US Biosimilars Market Is On Solid Footing, 10 Years In
BIO 2020 Panelists Agree Momentum Is Building
The market for biosimilars in the US appears to be improving, industry leaders said during a panel on biosimilars at the BIO 2020 digital meeting.
Ten years after an official biosimilar pathway was formed in the US, momentum finally appears to be building in the commercial market, according to industry and regulatory leaders speaking on a panel at the BIO Digital meeting. US Food and Drug Administration acting director of the Center for Drug Evaluation and Research's Office of Therapeutics and Biologics Eva Temkin said the environment for biosimilars appears "very positive."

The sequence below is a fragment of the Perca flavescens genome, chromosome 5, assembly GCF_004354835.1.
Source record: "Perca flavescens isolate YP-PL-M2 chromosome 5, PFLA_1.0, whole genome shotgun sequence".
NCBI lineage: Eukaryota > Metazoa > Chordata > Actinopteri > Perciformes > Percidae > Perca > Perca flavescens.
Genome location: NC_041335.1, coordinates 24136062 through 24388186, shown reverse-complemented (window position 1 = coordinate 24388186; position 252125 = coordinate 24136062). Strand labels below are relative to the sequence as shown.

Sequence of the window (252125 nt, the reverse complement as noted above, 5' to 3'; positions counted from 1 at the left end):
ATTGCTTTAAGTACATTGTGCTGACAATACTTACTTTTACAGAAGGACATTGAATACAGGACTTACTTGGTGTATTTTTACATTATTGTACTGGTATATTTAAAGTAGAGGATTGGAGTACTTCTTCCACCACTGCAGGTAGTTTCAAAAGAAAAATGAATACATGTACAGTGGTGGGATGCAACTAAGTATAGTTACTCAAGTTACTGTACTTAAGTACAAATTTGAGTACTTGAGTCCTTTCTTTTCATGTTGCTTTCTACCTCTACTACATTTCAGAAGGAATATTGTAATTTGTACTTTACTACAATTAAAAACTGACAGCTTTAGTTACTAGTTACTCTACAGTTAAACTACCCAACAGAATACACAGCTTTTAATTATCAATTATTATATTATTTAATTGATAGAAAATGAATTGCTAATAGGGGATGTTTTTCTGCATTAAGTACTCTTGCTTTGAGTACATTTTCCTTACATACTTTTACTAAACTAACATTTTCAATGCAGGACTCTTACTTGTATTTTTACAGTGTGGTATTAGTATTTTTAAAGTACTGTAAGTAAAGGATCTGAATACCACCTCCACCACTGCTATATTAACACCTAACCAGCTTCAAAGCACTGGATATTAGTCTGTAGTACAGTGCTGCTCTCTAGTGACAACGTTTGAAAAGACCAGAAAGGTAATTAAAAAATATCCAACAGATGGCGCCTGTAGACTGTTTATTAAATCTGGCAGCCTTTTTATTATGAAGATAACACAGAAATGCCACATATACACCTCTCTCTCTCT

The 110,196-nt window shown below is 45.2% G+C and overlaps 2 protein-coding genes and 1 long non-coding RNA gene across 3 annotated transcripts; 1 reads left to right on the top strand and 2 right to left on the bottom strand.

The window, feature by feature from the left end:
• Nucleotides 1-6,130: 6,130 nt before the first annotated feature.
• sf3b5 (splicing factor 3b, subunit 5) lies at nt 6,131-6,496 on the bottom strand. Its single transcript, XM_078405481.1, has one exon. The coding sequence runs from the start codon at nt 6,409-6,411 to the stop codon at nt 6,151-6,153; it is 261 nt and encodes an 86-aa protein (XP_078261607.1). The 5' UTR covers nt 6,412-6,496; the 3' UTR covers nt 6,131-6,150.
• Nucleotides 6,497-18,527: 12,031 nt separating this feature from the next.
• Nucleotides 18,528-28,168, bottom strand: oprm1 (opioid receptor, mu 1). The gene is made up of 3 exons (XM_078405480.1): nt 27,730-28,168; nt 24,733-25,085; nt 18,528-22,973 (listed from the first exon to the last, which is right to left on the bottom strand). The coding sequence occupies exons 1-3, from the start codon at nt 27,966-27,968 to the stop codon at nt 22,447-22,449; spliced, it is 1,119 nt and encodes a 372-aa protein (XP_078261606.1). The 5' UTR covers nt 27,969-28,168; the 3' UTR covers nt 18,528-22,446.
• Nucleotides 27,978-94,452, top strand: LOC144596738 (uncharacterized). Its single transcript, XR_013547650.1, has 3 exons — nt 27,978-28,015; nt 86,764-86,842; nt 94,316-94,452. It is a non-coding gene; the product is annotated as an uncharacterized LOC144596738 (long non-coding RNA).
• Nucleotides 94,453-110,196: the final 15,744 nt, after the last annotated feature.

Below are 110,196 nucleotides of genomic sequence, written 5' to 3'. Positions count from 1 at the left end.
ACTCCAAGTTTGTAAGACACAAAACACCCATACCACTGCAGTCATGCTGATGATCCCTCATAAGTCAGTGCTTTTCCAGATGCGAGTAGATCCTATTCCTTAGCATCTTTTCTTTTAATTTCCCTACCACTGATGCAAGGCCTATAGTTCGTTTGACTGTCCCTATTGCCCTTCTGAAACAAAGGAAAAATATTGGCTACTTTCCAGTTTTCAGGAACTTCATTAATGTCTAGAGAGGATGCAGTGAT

There are currently 26 approved biosimilars in the US, of which 17 have launched, compared to 18 approved and 8 launched roughly a year ago, according to the FDA. "That's a big difference in a year," Temkin said. "That's a lot of growth, particularly in the percentage of approved biosimilars that are actually being marketed. That's a sign – a very encouraging sign – of where the market is going."
After getting off to a slow start and experiencing some unexpected commercial barriers from payers, the market for biosimilars in the US is starting to gain momentum. New oncology biosimilars in particular – biosimilar versions of Roche's Avastin (bevacizumab) and Herceptin (trastuzumab) – have made deeper inroads faster than some of the first biosimilar entrants.
The market dynamics are evolving 10 years after the US biosimilar framework was put in place with the Biologics Price Competition and Innovation Act. However, it is only recently that several brand biologics have begun to face multi-source competition from biosimilars. (Also see "Wave Of Launches Boosts US Biosimilars Market" - In Vivo, 8 Apr, 2020.)